MOFA downplays report on posting of military police in U.S.

07/29/2018 06:02 PM
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MOFA spokesman Andrew Lee (李憲章) / CNA file photo
MOFA spokesman Andrew Lee (李憲章) / CNA file photo

Taipei, July. 29 (CNA) The Ministry of Foreign Affairs (MOFA) on Sunday downplayed a local media report that Taiwan has asked to resume stationing military police at its representative office and Twin Oaks Estate in Washington D.C.

The Chinese-language Liberty Times ran a front page story Sunday, saying that the U.S. has informed Taiwan's national security officials that a small contingent of U.S. Marines will be posted in the U.S. de facto embassy's new compound in Neihu this September.

An unnamed senior government official told the daily that "based on reciprocity" the military hopes to resume stationing military police at the Taipei Economic and Cultural Representative Office and at its Twin Oaks residence in Washington D.C. to show that military cooperation and exchanges between Taiwan and the US have entered a new phase.

Asked to comment, MOFA spokesman Andrew Lee (李憲章) said that Taiwan's representative office and the Twin Oaks Estate, the former ROC Embassy until diplomatic ties with the U.S. were severed in 1979, used to be guarded by ROC military police. The estate is owned by the Taiwan government and used for official functions.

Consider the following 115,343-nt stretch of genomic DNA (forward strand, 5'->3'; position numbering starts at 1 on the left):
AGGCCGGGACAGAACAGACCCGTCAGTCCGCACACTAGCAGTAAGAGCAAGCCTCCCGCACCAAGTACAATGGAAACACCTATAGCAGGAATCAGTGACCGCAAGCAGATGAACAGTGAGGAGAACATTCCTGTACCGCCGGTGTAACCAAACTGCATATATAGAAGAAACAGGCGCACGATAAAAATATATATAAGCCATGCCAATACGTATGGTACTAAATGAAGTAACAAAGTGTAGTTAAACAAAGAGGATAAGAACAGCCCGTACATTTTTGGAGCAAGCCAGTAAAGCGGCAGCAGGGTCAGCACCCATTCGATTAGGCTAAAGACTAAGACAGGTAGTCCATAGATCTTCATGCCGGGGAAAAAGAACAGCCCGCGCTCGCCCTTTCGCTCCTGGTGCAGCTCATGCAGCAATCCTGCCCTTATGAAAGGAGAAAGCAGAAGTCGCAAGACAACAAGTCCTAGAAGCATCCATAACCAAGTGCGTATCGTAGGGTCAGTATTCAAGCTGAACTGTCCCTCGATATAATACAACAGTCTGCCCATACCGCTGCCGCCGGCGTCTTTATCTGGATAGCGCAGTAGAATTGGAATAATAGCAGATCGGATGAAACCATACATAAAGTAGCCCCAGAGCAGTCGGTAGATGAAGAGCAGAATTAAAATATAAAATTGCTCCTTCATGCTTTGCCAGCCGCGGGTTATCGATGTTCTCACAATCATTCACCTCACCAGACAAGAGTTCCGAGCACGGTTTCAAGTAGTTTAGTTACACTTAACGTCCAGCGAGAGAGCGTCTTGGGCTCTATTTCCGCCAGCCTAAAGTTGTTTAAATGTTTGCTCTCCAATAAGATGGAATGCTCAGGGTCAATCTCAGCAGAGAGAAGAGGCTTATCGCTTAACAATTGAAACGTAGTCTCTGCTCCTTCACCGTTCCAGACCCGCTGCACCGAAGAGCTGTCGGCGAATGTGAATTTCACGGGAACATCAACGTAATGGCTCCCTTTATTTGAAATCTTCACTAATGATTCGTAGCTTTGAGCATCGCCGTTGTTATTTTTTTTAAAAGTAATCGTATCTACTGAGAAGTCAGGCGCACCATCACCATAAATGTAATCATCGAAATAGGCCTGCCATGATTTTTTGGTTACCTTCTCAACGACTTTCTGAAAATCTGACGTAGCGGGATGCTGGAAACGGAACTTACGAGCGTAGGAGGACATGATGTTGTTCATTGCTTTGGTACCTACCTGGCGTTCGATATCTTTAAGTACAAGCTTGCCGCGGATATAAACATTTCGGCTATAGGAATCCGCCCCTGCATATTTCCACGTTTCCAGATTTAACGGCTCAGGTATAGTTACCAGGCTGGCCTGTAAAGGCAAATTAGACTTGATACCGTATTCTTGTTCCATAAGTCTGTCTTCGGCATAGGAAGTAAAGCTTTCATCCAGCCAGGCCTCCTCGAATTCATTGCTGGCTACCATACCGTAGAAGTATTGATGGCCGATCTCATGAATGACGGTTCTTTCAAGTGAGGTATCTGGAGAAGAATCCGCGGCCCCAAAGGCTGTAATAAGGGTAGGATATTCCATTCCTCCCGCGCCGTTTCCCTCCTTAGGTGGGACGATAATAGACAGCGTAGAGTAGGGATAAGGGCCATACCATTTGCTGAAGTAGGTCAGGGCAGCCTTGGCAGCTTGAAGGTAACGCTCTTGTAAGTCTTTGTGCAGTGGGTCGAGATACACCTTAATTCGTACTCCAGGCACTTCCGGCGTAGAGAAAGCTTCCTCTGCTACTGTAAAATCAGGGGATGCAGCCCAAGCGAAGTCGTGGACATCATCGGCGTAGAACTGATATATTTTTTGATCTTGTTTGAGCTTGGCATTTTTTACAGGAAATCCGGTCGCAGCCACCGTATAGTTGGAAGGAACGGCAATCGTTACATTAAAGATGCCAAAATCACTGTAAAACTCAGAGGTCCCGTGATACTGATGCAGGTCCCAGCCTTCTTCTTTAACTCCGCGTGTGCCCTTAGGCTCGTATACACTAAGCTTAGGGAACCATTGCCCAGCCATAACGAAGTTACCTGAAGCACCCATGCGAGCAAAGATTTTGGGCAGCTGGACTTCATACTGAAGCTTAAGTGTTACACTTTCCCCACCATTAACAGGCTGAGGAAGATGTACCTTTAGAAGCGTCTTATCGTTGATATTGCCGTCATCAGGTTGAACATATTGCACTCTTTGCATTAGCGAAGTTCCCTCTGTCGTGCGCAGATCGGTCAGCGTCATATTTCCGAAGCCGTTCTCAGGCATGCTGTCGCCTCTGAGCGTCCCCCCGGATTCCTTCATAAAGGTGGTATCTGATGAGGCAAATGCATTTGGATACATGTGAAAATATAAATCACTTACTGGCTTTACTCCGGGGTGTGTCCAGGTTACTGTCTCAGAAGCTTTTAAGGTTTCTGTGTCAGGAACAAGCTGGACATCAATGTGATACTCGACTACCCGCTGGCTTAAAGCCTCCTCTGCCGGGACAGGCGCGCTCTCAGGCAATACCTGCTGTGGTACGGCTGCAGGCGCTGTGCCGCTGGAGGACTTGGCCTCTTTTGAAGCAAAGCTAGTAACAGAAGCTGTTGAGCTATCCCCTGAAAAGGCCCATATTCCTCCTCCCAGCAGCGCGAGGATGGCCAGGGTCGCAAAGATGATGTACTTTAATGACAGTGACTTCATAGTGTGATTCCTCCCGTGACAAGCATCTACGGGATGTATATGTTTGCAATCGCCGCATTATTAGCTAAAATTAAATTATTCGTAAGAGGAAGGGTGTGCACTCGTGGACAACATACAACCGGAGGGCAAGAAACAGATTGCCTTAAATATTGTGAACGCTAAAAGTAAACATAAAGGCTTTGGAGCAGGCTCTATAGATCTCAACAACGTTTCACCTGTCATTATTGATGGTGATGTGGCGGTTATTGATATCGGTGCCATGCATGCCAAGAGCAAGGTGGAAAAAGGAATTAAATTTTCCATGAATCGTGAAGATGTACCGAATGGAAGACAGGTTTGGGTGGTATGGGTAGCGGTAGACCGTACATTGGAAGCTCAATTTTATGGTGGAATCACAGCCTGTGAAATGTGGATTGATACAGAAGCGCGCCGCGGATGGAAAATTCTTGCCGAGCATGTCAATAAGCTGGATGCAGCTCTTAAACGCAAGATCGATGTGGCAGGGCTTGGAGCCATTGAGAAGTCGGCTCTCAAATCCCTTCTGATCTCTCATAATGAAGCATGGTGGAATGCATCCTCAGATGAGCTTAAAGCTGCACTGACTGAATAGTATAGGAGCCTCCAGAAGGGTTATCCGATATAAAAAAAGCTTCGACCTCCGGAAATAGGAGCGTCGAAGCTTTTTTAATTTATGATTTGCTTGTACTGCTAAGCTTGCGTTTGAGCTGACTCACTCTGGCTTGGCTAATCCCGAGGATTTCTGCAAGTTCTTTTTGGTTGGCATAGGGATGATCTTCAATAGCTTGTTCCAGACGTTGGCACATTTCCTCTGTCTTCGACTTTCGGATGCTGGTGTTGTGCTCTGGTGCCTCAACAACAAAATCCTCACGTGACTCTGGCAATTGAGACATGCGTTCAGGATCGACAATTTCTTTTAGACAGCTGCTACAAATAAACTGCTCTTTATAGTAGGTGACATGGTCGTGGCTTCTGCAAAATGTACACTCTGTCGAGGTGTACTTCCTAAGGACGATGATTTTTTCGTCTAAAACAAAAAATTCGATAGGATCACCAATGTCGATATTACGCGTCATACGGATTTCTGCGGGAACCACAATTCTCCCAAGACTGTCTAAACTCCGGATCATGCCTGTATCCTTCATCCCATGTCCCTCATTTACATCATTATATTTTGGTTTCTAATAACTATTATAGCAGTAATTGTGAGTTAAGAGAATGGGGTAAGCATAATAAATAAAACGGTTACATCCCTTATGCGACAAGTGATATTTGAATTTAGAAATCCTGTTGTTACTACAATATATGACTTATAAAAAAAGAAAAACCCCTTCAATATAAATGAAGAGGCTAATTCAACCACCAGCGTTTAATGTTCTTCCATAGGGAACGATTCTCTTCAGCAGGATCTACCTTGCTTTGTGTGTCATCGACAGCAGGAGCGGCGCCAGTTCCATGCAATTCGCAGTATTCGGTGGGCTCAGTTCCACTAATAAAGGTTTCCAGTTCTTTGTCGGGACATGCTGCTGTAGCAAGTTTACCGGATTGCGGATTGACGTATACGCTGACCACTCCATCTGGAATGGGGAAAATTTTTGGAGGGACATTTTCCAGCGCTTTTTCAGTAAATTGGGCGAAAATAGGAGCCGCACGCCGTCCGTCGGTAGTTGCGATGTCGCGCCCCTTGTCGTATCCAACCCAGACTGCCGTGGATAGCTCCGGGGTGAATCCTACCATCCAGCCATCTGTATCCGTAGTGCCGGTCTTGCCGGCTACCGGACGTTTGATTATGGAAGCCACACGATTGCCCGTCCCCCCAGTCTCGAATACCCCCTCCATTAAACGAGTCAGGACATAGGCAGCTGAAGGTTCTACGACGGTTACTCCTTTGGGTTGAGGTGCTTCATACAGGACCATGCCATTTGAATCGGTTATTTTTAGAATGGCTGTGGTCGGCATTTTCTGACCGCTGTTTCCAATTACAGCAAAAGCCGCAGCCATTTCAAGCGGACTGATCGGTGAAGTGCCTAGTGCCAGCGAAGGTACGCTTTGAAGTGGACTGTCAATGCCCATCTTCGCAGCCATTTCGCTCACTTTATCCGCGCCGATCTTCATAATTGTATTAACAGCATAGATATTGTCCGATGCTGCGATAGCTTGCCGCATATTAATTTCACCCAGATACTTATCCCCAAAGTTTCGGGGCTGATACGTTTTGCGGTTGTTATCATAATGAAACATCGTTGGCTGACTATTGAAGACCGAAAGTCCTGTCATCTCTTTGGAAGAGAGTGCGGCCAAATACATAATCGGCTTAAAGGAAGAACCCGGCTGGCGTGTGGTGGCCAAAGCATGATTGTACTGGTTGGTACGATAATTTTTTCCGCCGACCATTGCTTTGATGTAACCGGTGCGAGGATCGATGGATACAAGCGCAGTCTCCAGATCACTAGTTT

However, following efforts by Taiwan's defense ministry to downsize beginning in 2003, the military police stationed at the two sites were removed, according to Lee.

In other words, Taiwan's decision to withdraw military police from its properties in the U.S. had nothing to do with reciprocity.

Lee did not indicate whether Taiwan has asked the U.S for permission to post military personal at its facilities.

The spokesman stressed that the government considers the security of its overseas offices to be of the utmost importance and staff work closely with local law enforcement on security matters.

According to local media reports, military police continued to be stationed at the office and at Twin Oaks Estate following the severing of diplomatic ties between the ROC and the U.S. in 1979.

In 2004, the last five military police officers were withdrawn and since then, Taiwan has hired local security personnel to guard the two locations, reports said.

(By Joseph Yeh)

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